Latinos have a long, rich, and diverse history in the ​Americas. With origins stretching back many centuries before the founding of the United States, the complex Latino history has ​​shaped the culture of our nation. Latino ancestry can be traced back to Indigenous populations, such as the Maya, Aztec, Taíno, and Inca civilizations, as well as to European and African roots from colonization
Learning and understanding more about the early Latino history and diverse heritage and experiences of Latinas and Latinos provides a window into the multicultural development of the United States. 
Discover more about how Latino history is American history.  

Juan Rodriguez, a native of what is now the Dominican Republic and the first non-Native American to settle in New York. 

Indigenous Civilizations and ​Colonization

For thousands of years before European colonization, the Americas were inhabited by Indigenous populations, such as the Pueblo, Aztecs, Taíno, and Mayans. Each civilization had distinct traditions, beliefs, and social structures. When Spain first began to colonize the Americas around the late 15th century, there were major consequences. 
Some of the Indigenous communities resisted Spain’s rule. However, due to the brutality of European colonization and new diseases like smallpox, measles, and influenza brought to the area, many groups were weakened and forced to live under colonial control. 
Beginning with early European colonization around the 1500s, Africans and their descendants were enslaved throughout the Americ​as. When possible, they fled to escape slavery, sometimes alongside Indigenous people. Together, they built new communities and customs, often fighting the many injustices of colonization. 
Learn more about early colonization and the resistance of different colonized peoples
Over many centuries, Spain’s colonial rule expanded across Central and South America, as well as what is now the Southern United States. The Spanish language and culture blended with African and Indigenous influences to shape new ways of life that created unique Latino cultures and experiences. The complex interactions between these distinct groups have defined the diverse history of the Latino ​​community. 

Expansion of the United States

The Mexican-American War and the Spanish-American War significantly impacted the United States Latino communities. Both wars greatly expanded the United States with new territories but resulted in great ​changes for the established Latino communities living in impacted ​areas. 
Learn more about how the Latino community expanded throughout the United States as a result of war.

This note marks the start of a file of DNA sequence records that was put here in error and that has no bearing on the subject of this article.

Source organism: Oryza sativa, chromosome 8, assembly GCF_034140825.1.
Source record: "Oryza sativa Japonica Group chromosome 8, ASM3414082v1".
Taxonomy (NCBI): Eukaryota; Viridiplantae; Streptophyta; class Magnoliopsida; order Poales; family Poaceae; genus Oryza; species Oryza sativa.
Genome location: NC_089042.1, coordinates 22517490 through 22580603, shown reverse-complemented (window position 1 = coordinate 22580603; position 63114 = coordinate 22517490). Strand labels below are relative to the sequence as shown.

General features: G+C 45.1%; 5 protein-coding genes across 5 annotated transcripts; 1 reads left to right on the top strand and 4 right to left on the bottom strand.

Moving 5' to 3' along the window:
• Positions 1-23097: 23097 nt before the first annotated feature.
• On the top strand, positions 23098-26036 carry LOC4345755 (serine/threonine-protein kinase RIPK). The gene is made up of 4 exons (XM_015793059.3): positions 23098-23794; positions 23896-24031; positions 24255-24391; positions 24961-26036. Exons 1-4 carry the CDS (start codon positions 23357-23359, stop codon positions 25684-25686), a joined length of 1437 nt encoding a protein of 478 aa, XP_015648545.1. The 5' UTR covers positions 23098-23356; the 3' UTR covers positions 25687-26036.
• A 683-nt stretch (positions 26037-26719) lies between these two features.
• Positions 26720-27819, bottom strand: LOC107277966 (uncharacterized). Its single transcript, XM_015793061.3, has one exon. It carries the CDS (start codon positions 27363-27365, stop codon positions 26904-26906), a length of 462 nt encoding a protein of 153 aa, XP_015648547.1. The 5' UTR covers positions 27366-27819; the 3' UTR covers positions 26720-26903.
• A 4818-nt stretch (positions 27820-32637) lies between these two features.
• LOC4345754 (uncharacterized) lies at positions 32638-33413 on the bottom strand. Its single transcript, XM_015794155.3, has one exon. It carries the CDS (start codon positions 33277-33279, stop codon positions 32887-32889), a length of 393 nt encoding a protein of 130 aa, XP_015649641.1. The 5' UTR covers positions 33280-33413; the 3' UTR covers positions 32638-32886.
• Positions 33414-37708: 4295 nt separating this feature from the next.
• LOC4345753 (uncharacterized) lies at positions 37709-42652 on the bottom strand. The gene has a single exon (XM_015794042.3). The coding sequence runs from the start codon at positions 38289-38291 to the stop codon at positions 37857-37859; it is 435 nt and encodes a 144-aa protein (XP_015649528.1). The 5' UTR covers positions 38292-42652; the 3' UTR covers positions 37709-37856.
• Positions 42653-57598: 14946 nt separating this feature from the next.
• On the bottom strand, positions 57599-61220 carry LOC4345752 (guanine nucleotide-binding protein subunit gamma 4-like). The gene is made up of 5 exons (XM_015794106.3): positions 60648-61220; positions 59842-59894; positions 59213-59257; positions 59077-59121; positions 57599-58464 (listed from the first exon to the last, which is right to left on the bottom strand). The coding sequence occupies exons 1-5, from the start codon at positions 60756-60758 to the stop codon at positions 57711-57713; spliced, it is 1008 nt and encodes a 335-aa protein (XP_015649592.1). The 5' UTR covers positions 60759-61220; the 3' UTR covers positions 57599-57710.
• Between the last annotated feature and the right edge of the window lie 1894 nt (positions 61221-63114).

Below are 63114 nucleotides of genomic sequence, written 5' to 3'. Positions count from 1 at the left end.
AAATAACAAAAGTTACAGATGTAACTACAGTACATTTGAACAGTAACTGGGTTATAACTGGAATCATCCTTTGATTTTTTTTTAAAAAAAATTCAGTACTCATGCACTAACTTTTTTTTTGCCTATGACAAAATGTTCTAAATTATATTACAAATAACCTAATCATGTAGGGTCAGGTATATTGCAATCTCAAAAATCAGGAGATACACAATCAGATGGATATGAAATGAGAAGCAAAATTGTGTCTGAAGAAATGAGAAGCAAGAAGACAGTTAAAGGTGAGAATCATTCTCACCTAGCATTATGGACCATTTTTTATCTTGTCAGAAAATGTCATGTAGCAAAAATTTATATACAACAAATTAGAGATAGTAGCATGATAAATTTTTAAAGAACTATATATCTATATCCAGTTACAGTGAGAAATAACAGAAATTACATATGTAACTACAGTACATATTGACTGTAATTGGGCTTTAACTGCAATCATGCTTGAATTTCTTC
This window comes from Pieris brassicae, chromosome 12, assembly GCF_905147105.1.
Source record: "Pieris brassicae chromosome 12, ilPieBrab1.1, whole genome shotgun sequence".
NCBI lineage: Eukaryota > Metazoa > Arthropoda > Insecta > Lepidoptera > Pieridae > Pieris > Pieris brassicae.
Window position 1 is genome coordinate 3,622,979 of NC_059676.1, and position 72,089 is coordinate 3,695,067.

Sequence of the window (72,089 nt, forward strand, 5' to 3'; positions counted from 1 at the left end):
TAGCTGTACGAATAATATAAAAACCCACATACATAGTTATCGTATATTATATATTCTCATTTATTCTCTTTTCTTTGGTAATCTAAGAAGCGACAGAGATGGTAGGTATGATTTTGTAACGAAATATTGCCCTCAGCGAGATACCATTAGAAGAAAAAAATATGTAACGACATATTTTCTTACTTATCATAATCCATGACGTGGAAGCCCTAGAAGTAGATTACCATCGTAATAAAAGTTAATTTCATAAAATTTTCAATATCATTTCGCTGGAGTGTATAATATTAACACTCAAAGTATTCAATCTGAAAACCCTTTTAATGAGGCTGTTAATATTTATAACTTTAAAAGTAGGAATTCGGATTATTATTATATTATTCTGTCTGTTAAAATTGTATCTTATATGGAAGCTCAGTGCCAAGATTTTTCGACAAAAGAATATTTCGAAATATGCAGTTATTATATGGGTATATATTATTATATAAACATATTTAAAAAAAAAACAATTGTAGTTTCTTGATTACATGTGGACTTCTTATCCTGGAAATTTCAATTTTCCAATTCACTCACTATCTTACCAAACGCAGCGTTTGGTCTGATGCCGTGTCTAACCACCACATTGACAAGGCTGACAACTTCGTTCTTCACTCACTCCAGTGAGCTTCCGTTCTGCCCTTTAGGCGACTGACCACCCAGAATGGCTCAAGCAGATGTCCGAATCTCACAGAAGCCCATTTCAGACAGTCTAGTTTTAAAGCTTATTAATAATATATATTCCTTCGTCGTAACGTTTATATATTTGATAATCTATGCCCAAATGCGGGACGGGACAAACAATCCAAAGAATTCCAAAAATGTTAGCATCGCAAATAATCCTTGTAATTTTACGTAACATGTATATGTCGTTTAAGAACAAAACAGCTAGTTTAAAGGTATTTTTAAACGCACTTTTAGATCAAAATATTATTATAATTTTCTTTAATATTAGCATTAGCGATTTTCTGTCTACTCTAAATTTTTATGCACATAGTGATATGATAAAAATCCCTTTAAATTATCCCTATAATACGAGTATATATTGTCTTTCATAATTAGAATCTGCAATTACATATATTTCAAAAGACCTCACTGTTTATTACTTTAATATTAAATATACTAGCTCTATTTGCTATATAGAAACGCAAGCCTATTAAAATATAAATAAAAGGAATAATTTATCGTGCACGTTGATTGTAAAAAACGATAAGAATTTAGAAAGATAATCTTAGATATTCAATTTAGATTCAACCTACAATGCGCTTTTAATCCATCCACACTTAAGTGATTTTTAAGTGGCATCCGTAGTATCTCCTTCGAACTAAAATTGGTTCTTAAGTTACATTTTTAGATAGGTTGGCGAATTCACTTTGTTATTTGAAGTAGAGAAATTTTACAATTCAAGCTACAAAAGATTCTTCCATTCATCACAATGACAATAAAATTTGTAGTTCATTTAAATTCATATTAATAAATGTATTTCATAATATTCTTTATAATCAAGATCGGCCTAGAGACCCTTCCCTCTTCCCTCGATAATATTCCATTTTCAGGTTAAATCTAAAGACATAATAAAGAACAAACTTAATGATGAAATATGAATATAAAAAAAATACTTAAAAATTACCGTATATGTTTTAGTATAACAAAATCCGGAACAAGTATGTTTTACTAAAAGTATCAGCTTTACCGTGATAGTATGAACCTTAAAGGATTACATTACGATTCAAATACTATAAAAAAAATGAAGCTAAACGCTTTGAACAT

The Mexican-American War began in 1846 over a boundary dispute between the border of Texas and Mexico. The war officially ended in 1848 with the signing of the Treaty of Guadalupe Hidalgo. Through this treaty, the United States gained a significant amount of ​territory, including the present-day states of California, Nevada, Utah, and most of New Mexico and Arizona. The Mexicans living in those states at the time became citizens of the United States, yet many lost their land and representation to Anglo-Americans and Europeans moving to the ​area. 
An additional expansion of the Latino community in the United States came as a result of the Spanish-American War. ​The war ended in​ 1898 when the United States and Spanish governments signed the Treaty of Paris. As a result, the United States gained several territories and islands, including Puerto Rico, Guam, and the Philippines. 
Learn about the expansion of the United States beyond the continent

Historical ​Profiles

Throughout history, the Latino community has shaped our nation. Learn about some of the Latinas and Latinos whose legacies have left their mark on the United States. 

Luisa Capetillo was a Puerto Rican feminist and labor activist. In her lifetime, Capetillo was a prolific writer, rejected gender norms, and worked with the labor organization Free Federation of Workers.
Encarnación Pinedo  – Pinedo grew up in what is now California. Following the Mexican-American War, Pinedo’s family lost their land and wealth. Despite their struggles, Pinedo combined her writing and culinary skills to publish the cookbook, “El Cocinero Español” (The Spanish Cook).
José Martí Martí was a leader in the Cuban independence movement. He is even considered by many as the father of Cuban independence. After he was exiled from Cuba in 1880, he helped found the Cuban Revolutionary Party in New York. 
Lola Rodríguez de Tió – A poet, feminist, and political activist, Rodríguez de Tió was a strong champion for the independence of Puerto Rico. She wrote the original lyrics of the Puerto Rican revolutionary anthem, inspiring revolutionaries. 
Sotero Figueroa – A leader of New York City’s Black Spanish-speaking community in the late 1800s, Figueroa edited the newspaper “Patria,” working with advocates for Cuba and Puerto Rico’s independence from Spain. 
​​Pablo Tac – An Indigenous Luiseño born in present-day California, Pablo Tac relocated to Europe in 1834 to study for the priesthood. Throughout his life, Tac worked to preserve the Luiseño culture and identity through his writings and creation of the first Luiseño writing system.